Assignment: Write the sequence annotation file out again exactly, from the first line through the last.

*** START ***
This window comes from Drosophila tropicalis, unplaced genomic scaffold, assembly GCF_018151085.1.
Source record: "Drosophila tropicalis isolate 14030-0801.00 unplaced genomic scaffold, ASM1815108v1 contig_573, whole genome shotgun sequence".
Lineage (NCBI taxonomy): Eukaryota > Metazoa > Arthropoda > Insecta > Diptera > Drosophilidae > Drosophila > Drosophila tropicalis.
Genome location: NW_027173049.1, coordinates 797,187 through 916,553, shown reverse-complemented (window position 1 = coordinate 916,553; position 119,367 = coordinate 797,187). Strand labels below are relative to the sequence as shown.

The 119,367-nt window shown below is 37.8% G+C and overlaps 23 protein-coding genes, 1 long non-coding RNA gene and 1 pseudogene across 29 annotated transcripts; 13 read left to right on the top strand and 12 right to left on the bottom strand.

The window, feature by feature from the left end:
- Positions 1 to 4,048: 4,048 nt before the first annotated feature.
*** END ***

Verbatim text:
This window comes from Drosophila tropicalis, unplaced genomic scaffold, assembly GCF_018151085.1.
Source record: "Drosophila tropicalis isolate 14030-0801.00 unplaced genomic scaffold, ASM1815108v1 contig_573, whole genome shotgun sequence".
Lineage (NCBI taxonomy): Eukaryota > Metazoa > Arthropoda > Insecta > Diptera > Drosophilidae > Drosophila > Drosophila tropicalis.
Genome location: NW_027173049.1, coordinates 797,187 through 916,553, shown reverse-complemented (window position 1 = coordinate 916,553; position 119,367 = coordinate 797,187). Strand labels below are relative to the sequence as shown.

The 119,367-nt window shown below is 37.8% G+C and overlaps 23 protein-coding genes, 1 long non-coding RNA gene and 1 pseudogene across 29 annotated transcripts; 13 read left to right on the top strand and 12 right to left on the bottom strand.

The window, feature by feature from the left end:
- Positions 1 to 4,048: 4,048 nt before the first annotated feature.